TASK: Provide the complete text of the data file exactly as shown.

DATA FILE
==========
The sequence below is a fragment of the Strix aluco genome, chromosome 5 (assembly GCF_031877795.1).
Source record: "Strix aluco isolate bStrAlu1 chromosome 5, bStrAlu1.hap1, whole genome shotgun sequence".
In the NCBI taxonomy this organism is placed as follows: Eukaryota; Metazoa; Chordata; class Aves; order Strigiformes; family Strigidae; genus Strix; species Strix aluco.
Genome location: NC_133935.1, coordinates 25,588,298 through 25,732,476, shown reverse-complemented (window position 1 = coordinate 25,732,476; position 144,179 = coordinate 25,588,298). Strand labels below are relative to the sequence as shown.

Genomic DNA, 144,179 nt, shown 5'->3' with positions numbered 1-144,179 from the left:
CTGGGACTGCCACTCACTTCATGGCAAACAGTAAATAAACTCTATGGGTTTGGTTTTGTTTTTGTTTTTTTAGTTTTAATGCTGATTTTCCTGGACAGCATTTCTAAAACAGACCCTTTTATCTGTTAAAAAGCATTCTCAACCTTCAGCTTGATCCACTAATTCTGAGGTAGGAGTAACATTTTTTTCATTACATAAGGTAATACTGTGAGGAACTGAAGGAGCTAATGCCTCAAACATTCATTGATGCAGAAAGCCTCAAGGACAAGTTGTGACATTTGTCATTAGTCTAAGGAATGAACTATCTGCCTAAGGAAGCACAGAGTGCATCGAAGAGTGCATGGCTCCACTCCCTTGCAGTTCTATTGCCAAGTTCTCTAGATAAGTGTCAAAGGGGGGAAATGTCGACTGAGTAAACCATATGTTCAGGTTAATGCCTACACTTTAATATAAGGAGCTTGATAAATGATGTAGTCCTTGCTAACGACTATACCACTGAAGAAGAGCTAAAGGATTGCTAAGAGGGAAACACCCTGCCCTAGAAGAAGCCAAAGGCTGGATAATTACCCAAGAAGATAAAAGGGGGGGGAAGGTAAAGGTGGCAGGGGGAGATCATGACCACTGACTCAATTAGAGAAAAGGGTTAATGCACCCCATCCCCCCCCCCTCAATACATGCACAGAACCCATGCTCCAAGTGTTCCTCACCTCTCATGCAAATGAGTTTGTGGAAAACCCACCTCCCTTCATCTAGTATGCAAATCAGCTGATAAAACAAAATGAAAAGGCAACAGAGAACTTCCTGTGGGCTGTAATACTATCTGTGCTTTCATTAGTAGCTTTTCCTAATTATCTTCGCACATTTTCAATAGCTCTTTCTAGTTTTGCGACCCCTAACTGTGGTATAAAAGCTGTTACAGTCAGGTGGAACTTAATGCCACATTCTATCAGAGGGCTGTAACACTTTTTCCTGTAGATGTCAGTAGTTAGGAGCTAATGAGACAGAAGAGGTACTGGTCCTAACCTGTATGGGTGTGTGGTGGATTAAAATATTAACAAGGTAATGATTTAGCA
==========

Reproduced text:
The sequence below is a fragment of the Strix aluco genome, chromosome 5 (assembly GCF_031877795.1).
Source record: "Strix aluco isolate bStrAlu1 chromosome 5, bStrAlu1.hap1, whole genome shotgun sequence".
In the NCBI taxonomy this organism is placed as follows: Eukaryota; Metazoa; Chordata; class Aves; order Strigiformes; family Strigidae; genus Strix; species Strix aluco.
Genome location: NC_133935.1, coordinates 25,588,298 through 25,732,476, shown reverse-complemented (window position 1 = coordinate 25,732,476; position 144,179 = coordinate 25,588,298). Strand labels below are relative to the sequence as shown.

Genomic DNA, 144,179 nt, shown 5'->3' with positions numbered 1-144,179 from the left:
CTGGGACTGCCACTCACTTCATGGCAAACAGTAAATAAACTCTATGGGTTTGGTTTTGTTTTTGTTTTTTTAGTTTTAATGCTGATTTTCCTGGACAGCATTTCTAAAACAGACCCTTTTATCTGTTAAAAAGCATTCTCAACCTTCAGCTTGATCCACTAATTCTGAGGTAGGAGTAACATTTTTTTCATTACATAAGGTAATACTGTGAGGAACTGAAGGAGCTAATGCCTCAAACATTCATTGATGCAGAAAGCCTCAAGGACAAGTTGTGACATTTGTCATTAGTCTAAGGAATGAACTATCTGCCTAAGGAAGCACAGAGTGCATCGAAGAGTGCATGGCTCCACTCCCTTGCAGTTCTATTGCCAAGTTCTCTAGATAAGTGTCAAAGGGGGGAAATGTCGACTGAGTAAACCATATGTTCAGGTTAATGCCTACACTTTAATATAAGGAGCTTGATAAATGATGTAGTCCTTGCTAACGACTATACCACTGAAGAAGAGCTAAAGGATTGCTAAGAGGGAAACACCCTGCCCTAGAAGAAGCCAAAGGCTGGATAATTACCCAAGAAGATAAAAGGGGGGGGAAGGTAAAGGTGGCAGGGGGAGATCATGACCACTGACTCAATTAGAGAAAAGGGTTAATGCACCCCATCCCCCCCCCCTCAATACATGCACAGAACCCATGCTCCAAGTGTTCCTCACCTCTCATGCAAATGAGTTTGTGGAAAACCCACCTCCCTTCATCTAGTATGCAAATCAGCTGATAAAACAAAATGAAAAGGCAACAGAGAACTTCCTGTGGGCTGTAATACTATCTGTGCTTTCATTAGTAGCTTTTCCTAATTATCTTCGCACATTTTCAATAGCTCTTTCTAGTTTTGCGACCCCTAACTGTGGTATAAAAGCTGTTACAGTCAGGTGGAACTTAATGCCACATTCTATCAGAGGGCTGTAACACTTTTTCCTGTAGATGTCAGTAGTTAGGAGCTAATGAGACAGAAGAGGTACTGGTCCTAACCTGTATGGGTGTGTGGTGGATTAAAATATTAACAAGGTAATGATTTAGCA